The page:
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The IXL EffectMeasuring the Impact of IXL on the MassachusettsComprehensive Assessment System1IntroductionPrevious research has shown that the use of IXL has a significant impact on studentachievement for an individual school (Empirical Education, 2013). In this study, weexplore IXL usage across the entire state of Massachusetts. Examining such a largesample of schools allows us to quantify the impact of IXL Math and IXL English LanguageArts (ELA) on school performance as measured by Massachusetts state exams.AbstractThis study investigated hundreds of public schools in the state of Massachusetts thatused IXL Math or IXL ELA between 2017 and 2018. Using data from the 2018 NextGeneration Massachusetts Comprehensive Assessment System (Next-Gen MCAS),researchers examined student achievement in both IXL schools and non-IXL schools.Scores from the 2017 Next-Gen MCAS were used as the control for schools’ performanceprior to using IXL. IXL usage by the schools in this study ranged from less than oneminute per student, per week, to nearly 80 minutes per student, per week. Even withthe wide range in student usage, our researchers found a strong positive correlationbetween IXL usage and school performance. These results are statistically significant.Key FindingsMassachusetts schools using IXL outperformed schools without IXL in both math and ELA.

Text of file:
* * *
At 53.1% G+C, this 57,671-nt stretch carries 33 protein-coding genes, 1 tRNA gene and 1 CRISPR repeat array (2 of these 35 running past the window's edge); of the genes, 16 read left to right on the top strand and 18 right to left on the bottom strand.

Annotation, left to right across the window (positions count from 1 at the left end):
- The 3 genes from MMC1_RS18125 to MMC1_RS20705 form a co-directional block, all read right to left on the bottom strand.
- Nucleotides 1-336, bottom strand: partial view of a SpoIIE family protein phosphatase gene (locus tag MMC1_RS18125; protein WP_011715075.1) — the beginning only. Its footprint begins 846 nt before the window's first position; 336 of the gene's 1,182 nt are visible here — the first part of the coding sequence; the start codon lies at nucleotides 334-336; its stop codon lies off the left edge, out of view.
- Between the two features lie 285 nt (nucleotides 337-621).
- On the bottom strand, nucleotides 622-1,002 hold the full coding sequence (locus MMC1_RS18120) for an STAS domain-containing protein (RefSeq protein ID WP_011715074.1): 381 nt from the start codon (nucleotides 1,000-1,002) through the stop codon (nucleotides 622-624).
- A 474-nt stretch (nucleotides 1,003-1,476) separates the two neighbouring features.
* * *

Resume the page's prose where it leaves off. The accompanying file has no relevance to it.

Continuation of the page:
The IXL EffectThe IXL effect was even larger at urban schools and low-performing schools.The Effect of IXL Math(Urban Schools)The Effect of IXL Math(Low-Performing Schools)The Effect of IXL ELA(Urban Schools)The Effect of IXL ELA(Low-Performing Schools)The IXL Effect in Massachusetts SchoolsMAY 2 0 , 2 0 1 9Study DesignOur researchers wanted to determine the effect of IXL on student achievement atthe school level, as measured by the percentage of students in the school meetingproficiency goals set by the state. To do this, we looked at state test results for schoolsbefore and after implementing IXL. We used schools not implementing IXL as a control.This study used a pretest-posttest control group design (see Figure 1) to measure theimpact of IXL. This type of study evaluates the treatment effect by comparing theperformance of the treatment group and the control group on the posttest, afteradjusting for their performance on the pretest. The treatment group included schoolsthat started using IXL in the 2017-18 school year. The control group consisted of schoolsthat did not use IXL in the 2016-17 or 2017-18 school years.2016-17SCHOOL YEARTREATMENT GROUP:IXL SCHOOLSNot using IXLCONTROL GROUP:NON-IXL SCHOOLSNot using IXL2017SPRING2018SPRINGTreatment:Start using IXLPretest:2017Next-GenMCASFigure 1. Study Design22017-18SCHOOL YEARPosttest:2018Next-GenMCAS